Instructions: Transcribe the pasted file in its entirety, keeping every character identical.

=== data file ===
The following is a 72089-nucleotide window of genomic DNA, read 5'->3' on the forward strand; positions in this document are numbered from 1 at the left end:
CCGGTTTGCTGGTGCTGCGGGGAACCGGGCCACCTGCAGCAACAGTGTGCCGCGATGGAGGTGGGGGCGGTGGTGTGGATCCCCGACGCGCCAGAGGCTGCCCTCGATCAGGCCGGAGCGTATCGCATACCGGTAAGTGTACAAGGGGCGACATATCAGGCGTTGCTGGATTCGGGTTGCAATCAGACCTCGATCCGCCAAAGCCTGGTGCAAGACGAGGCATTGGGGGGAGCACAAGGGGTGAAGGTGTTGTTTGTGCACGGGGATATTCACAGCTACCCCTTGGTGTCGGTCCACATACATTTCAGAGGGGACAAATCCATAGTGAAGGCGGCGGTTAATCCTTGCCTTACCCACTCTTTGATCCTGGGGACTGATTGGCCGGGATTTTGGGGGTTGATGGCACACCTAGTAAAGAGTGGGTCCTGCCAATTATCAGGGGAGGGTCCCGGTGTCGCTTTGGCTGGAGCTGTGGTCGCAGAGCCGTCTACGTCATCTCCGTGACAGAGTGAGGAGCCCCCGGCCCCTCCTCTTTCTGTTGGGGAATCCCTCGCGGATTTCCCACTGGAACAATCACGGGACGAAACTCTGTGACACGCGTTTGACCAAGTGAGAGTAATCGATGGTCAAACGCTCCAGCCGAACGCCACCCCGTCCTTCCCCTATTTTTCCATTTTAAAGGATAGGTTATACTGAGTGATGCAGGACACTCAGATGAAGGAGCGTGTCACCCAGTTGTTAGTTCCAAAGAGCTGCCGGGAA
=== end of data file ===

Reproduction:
The following is a 72089-nucleotide window of genomic DNA, read 5'->3' on the forward strand; positions in this document are numbered from 1 at the left end:
CCGGTTTGCTGGTGCTGCGGGGAACCGGGCCACCTGCAGCAACAGTGTGCCGCGATGGAGGTGGGGGCGGTGGTGTGGATCCCCGACGCGCCAGAGGCTGCCCTCGATCAGGCCGGAGCGTATCGCATACCGGTAAGTGTACAAGGGGCGACATATCAGGCGTTGCTGGATTCGGGTTGCAATCAGACCTCGATCCGCCAAAGCCTGGTGCAAGACGAGGCATTGGGGGGAGCACAAGGGGTGAAGGTGTTGTTTGTGCACGGGGATATTCACAGCTACCCCTTGGTGTCGGTCCACATACATTTCAGAGGGGACAAATCCATAGTGAAGGCGGCGGTTAATCCTTGCCTTACCCACTCTTTGATCCTGGGGACTGATTGGCCGGGATTTTGGGGGTTGATGGCACACCTAGTAAAGAGTGGGTCCTGCCAATTATCAGGGGAGGGTCCCGGTGTCGCTTTGGCTGGAGCTGTGGTCGCAGAGCCGTCTACGTCATCTCCGTGACAGAGTGAGGAGCCCCCGGCCCCTCCTCTTTCTGTTGGGGAATCCCTCGCGGATTTCCCACTGGAACAATCACGGGACGAAACTCTGTGACACGCGTTTGACCAAGTGAGAGTAATCGATGGTCAAACGCTCCAGCCGAACGCCACCCCGTCCTTCCCCTATTTTTCCATTTTAAAGGATAGGTTATACTGAGTGATGCAGGACACTCAGATGAAGGAGCGTGTCACCCAGTTGTTAGTTCCAAAGAGCTGCCGGGAA